The first stage is the collection of all energy-related data required to apportion the total energy consumption into different energy end-uses. The data collected is used to build a well-grounded model of how much and where the energy is consumed. The desktop data collection is to reduce the field energy-related data when conducting data collection. This allows to understand and focus the foundation of the audited building during auditing. The data collection includes mechanical and electrical drawings, historical data of the electric bill and single-line power supply drawings.
Next is the field data collection, which contributes to obtaining data which are not available during desktop data collection process with increased accuracy. Apart from that, the incoming load profile establishment is essential [9,10]. This includes site investigation with several measuring equipment such as the lux meter and temper- ature measuring instrument. During the site visits, there is a method called zoning method to equally distribute the floor area in order to optimize the estimation of the load. Furthermore, visitations to Air Handling Unit (AHU) rooms is conducted to understand the number and location of AHUs in the campus. After field data collection, cross-checking of load demand data is performed. This process includes estimating building’s total and end-use energy consumption. However, due to sev- eral hypotheses, the accuracy may vary depending on the load measured. During this process, data loggers are used to measure the daily load used. After acquiring the data required, the end-use load apportioning is conducted. The data collected from power logger such as energy consumption is verified with the monthly electricity bill and estimate the building monthly and end-use energy consumptions. Also, it is ensured that the energy consumption is taken into account when the total building and end-use energy consumption are calculated. Next, data analysis is performed.
2.2 Building Energy Retrofit
From the analysis, we identify energy wastage and possibility of load shedding.
This process is also known as building energy retrofit. Then, cost benefit analysis
Cost Benefit Opportunity for End Use Segment Using Lighting … 57 is analyzed to identify the return on investment of this energy audit. From the cost benefit analysis, cost-saving opportunities are identified. Figure4shows the detailed flowchart of lighting retrofit and temperature measurement. This includes the latest lighting information such as wattage, location and quantity of lighting. The informa- tion acquired is the most recent to avoid incorrect justification. Also, the temperature settings are also acquired from the maintainers. Using the zoning method is used to equally distribute the floor area in order to optimize the estimation of the load.
Next, the illumination level and temperature are measured using lux meter and tem- perature instrument. The parameters measured are checked with the data collected from the maintainers. After check and balance, the measured parameters are com- pared to MS 1525: 2014 . This helps to identify the inadequate parameters and opportunities. Therefore, by filtering the data measured, the inadequate Lux levels are highlighted as potential lighting retrofit. After data filtering, the lighting retrofit is performed by replacing fluorescent lamps with LEDs. Before measuring the Lux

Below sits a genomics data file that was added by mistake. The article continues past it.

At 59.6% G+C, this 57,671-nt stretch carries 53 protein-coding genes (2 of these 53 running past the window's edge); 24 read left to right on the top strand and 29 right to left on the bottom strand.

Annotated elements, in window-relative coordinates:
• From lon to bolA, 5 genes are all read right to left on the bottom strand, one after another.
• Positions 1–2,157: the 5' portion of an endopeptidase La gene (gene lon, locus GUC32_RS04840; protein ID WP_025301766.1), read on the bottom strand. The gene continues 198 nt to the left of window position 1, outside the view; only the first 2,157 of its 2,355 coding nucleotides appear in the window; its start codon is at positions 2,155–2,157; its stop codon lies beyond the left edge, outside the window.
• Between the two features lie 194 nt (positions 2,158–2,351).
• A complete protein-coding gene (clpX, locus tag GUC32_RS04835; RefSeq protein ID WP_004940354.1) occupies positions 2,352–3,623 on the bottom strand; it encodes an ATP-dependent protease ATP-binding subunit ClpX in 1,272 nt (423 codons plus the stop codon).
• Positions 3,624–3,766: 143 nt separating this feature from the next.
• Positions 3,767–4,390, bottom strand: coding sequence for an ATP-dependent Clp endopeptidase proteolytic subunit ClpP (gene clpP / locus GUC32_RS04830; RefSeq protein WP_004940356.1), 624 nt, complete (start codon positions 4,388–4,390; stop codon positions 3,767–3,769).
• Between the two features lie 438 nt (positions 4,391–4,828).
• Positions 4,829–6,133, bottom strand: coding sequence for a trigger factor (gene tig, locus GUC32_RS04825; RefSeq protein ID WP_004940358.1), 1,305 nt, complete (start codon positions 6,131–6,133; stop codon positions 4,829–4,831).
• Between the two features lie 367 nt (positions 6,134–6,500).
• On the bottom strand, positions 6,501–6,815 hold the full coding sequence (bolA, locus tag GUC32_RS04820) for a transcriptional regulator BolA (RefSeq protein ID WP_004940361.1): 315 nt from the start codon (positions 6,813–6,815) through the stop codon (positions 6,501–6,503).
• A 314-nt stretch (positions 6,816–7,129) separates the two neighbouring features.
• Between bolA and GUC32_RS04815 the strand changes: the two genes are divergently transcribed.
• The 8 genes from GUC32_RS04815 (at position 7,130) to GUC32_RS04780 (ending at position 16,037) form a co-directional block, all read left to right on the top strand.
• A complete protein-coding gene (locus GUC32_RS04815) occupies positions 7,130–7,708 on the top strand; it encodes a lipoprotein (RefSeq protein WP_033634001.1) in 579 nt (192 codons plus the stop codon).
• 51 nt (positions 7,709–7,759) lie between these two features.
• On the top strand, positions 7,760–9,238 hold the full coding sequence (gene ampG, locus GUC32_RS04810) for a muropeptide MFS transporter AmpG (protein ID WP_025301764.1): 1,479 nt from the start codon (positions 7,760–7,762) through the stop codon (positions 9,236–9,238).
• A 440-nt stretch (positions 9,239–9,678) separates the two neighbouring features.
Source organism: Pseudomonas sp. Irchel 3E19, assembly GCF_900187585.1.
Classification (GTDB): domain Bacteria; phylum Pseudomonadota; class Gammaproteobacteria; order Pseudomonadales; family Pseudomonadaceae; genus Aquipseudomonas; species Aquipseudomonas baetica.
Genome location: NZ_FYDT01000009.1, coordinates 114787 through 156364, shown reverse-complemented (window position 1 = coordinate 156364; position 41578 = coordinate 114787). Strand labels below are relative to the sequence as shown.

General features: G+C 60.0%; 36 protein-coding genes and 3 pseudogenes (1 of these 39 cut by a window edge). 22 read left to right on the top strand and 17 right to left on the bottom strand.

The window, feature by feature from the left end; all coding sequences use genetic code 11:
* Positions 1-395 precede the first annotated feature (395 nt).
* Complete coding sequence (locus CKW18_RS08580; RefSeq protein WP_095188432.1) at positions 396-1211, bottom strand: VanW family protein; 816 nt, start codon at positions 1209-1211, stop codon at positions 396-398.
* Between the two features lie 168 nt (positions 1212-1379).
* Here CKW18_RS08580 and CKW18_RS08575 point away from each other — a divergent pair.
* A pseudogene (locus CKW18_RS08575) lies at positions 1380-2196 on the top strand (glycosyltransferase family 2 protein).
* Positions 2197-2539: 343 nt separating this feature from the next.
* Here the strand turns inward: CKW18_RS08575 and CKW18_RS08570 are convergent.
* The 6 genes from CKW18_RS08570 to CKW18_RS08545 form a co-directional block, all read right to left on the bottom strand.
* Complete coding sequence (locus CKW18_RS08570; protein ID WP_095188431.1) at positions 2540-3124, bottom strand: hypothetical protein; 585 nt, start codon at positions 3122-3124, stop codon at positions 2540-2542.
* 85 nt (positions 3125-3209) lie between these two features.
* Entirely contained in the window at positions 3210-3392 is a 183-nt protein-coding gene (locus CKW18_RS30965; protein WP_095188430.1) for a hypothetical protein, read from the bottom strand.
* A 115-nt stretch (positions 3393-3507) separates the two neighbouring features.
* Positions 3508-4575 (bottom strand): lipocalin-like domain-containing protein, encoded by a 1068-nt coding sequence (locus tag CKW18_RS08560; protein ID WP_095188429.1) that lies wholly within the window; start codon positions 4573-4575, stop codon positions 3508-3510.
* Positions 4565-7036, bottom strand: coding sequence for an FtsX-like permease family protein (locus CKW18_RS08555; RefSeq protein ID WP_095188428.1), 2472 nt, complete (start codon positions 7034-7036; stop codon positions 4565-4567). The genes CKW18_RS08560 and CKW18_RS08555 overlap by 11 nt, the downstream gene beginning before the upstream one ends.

Fig. 4 Lighting retrofit and temperature measurement
58 R. A. Gamboa et al.
Point 9 Classroom
Point 6 Corridor
Point 1 Classroom
Point 2 Corridor Point 5
Point 4 Toilet
Point 3 Classroom Point 8
Point 7 Classroom
Fig. 5 Nine-point zones for each floor
levels of each floor, zoning strategy is prepared to distribute the zones evenly. This increase the accuracy and optimize the comfort of the occupant . In our case, we equally distribute the area for each floor and divide them into 9 zones. Figure5 shows the distributed points. Each of the floor has an area of estimated 100 m× 15 m. Therefore, each point has an area of 33.3 m×5 m which equals to 166.5 m2. Since points 2, 5 and 8 are corridors, the recommended illumination level is 100 lx. While for points 1, 3, 4, 6, 7 and 8 are either classrooms or offices. Thus, the recommended illumination levels are 300–500 lx or 300–400 lx. Apart from measuring the area of the floor, the selection of the types of lighting is also important.
Therefore, it is essential to understand the difference of lightings.
2.3 Choice of Lighting Retrofit
Table1 shows the comparison between Light Emitting Diodes (LEDs), Compact Fluorescent Light (CFL) and incandescent light. Each type of lighting has their
Table 1 Comparison of CFL,
incandescent and LED CFL Incandescent LEDs
Average life span (h) 8000 1200 50,000
Wattage (W) 13–15 60 6–8
Efficiency Medium Low High
Cost per bulb RM 7 RM 3 RM 12
Turn on instantly No Some Yes
Contains mercury Yes No No
RoHs compliant No Yes Yes
Annual operating cost Medium High Low
Cost Benefit Opportunity for End Use Segment Using Lighting … 59 own drawback. Incandescent lightings have high power consumption, therefore high operating cost. CFL are not environment-friendly and takes time to switch on. LEDs have a high cost per bulb, thus initial cost of a lighting retrofit is high. However, the average life span of LEDs is 6 times of CFL and 40 times of incandescent lighting. Therefore, by using cost-benefit analysis, payback period is determined to identify if lighting retrofit help reduce power consumption and cost of electric bills. Energy Efficiency Retrofit (EER) of existing buildings is a key program for improving building energy efficiency in northern regions of China is presented in . A framework to conduct a case study of a retrofit empirically examines its economic sustainability. The selection of retrofit materials also greatly influences the economic outcomes. With the excessive energy consumption worldwide, the demand for saving strategies increases [13,14].